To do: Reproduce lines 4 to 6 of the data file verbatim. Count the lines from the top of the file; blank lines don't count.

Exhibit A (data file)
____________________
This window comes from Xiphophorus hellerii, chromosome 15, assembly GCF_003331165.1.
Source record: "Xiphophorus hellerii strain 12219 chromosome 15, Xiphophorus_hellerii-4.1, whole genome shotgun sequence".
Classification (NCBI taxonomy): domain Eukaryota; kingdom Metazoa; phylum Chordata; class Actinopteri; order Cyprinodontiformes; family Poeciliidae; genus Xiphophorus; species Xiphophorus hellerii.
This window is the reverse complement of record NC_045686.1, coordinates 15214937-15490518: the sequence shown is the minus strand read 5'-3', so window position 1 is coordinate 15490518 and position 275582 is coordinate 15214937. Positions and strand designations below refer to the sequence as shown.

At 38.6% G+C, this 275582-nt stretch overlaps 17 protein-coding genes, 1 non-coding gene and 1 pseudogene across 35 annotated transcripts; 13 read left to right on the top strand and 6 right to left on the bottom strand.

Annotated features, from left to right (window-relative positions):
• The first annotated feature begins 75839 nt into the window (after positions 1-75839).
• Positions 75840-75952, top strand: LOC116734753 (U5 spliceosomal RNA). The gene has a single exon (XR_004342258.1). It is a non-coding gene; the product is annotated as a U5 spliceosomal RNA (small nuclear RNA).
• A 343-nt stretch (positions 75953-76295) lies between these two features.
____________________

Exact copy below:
This window is the reverse complement of record NC_045686.1, coordinates 15214937-15490518: the sequence shown is the minus strand read 5'-3', so window position 1 is coordinate 15490518 and position 275582 is coordinate 15214937. Positions and strand designations below refer to the sequence as shown.

At 38.6% G+C, this 275582-nt stretch overlaps 17 protein-coding genes, 1 non-coding gene and 1 pseudogene across 35 annotated transcripts; 13 read left to right on the top strand and 6 right to left on the bottom strand.

Annotated features, from left to right (window-relative positions):